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Fatou proved a very interesting result: for a transcendental entire function $f$, the second itarate $f^{2}$ has at least has one fixed point. (Using the technique of Picard theorem)

This result has been generalized by Rosenbloom: $f^{n}$ has at least has one fixed point for every $n\geq 2$ (Using the technique of Nevanlinna theory)

Bergweiler proved a very strong version: $f$ has infinitely many points of minimal period $n$, for each $n\geq 2$ (quite technical)

There may be little hope to expect a elementary proof for the general version.

I wonder whether there exist a elementary proof (without using Nevanlinna theory) for the following theorem: $f$ has at least one point of minimal period $2$.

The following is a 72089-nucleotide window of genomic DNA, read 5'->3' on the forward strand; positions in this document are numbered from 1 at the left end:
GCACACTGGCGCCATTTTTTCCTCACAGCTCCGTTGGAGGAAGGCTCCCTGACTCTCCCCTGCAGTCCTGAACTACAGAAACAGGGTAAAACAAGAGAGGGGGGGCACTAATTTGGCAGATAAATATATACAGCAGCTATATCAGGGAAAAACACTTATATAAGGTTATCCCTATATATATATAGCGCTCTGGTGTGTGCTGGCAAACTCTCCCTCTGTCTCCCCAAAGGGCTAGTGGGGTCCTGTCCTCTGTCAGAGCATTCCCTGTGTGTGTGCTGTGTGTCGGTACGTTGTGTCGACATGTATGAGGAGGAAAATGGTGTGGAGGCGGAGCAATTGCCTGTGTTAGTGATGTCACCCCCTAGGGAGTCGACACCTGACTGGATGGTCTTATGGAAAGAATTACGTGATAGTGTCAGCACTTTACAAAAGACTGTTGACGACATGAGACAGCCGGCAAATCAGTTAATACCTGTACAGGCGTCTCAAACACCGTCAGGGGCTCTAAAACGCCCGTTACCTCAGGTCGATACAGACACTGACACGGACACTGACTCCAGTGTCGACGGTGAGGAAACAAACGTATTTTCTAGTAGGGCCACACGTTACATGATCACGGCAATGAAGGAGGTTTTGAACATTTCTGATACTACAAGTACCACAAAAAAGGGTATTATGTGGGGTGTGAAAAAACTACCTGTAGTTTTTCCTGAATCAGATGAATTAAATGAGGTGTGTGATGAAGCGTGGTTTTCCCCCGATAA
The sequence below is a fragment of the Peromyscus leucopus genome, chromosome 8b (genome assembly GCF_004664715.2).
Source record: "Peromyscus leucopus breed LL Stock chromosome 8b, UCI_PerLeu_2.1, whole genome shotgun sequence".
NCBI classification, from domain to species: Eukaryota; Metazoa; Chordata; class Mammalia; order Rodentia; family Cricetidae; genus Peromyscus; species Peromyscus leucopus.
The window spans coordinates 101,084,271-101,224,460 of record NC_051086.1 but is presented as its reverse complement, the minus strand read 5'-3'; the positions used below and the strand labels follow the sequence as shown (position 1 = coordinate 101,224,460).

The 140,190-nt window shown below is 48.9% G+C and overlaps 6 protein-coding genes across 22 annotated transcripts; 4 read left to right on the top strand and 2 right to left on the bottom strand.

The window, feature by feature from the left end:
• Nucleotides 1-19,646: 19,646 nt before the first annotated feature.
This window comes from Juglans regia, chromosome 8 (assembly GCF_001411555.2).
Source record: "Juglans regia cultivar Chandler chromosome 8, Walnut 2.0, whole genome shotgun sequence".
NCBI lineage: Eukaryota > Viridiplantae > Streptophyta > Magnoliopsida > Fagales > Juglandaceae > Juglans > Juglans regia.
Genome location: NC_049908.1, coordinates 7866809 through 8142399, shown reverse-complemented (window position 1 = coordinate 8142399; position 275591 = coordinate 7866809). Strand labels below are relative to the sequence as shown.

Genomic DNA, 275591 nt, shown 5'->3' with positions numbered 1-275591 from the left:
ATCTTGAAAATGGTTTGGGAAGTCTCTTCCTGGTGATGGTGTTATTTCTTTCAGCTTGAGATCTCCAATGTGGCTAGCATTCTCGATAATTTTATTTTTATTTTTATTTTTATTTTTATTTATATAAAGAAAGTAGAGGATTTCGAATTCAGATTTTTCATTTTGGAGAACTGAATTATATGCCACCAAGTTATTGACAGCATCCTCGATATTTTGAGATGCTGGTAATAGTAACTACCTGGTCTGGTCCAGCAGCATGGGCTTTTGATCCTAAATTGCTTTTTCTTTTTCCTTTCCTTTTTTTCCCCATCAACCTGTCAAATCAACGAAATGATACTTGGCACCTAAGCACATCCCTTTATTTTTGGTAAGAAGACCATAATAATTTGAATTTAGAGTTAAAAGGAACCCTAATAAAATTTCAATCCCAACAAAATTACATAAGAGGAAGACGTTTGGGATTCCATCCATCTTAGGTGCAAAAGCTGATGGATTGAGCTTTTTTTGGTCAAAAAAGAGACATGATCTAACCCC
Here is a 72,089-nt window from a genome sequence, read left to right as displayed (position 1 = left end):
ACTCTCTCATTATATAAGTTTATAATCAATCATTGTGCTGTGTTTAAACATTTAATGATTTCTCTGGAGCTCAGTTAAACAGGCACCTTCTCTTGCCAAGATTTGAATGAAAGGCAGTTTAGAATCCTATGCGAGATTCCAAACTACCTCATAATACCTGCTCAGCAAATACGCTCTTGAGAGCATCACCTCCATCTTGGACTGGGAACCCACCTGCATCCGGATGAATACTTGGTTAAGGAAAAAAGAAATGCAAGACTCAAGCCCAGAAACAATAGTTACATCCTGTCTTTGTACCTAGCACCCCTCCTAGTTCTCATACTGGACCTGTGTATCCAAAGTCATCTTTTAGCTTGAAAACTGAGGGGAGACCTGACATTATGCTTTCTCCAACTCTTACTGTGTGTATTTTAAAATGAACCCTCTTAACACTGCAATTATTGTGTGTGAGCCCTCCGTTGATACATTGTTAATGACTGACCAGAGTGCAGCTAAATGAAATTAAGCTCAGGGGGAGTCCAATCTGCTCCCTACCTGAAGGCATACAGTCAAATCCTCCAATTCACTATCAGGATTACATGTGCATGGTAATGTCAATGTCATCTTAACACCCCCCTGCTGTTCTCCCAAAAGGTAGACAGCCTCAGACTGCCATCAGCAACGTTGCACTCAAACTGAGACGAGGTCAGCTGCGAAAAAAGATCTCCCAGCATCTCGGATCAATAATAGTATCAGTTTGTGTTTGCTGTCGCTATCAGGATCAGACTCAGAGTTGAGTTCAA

Any reference and comments will be appreciated.

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I edited your question. Do you agree with my changes? –  Alexandre Eremenko Sep 8 '13 at 18:04
1  
@yaoxiao Could you clarify if Picard's Theorem is allowed, so that Fatou's result may be applied to reduce the question to the assertion that the equation $$f\circ f(z)-z=e^{g(z)}(f(z)-z)$$ has no entire solutions unless $f$ is the identity? –  Adam Epstein Sep 8 '13 at 21:35
    
@ Alexandre Eremenko, Dear professor, Thanks for your changes of the previous version of the question. –  yaoxiao Sep 8 '13 at 23:55

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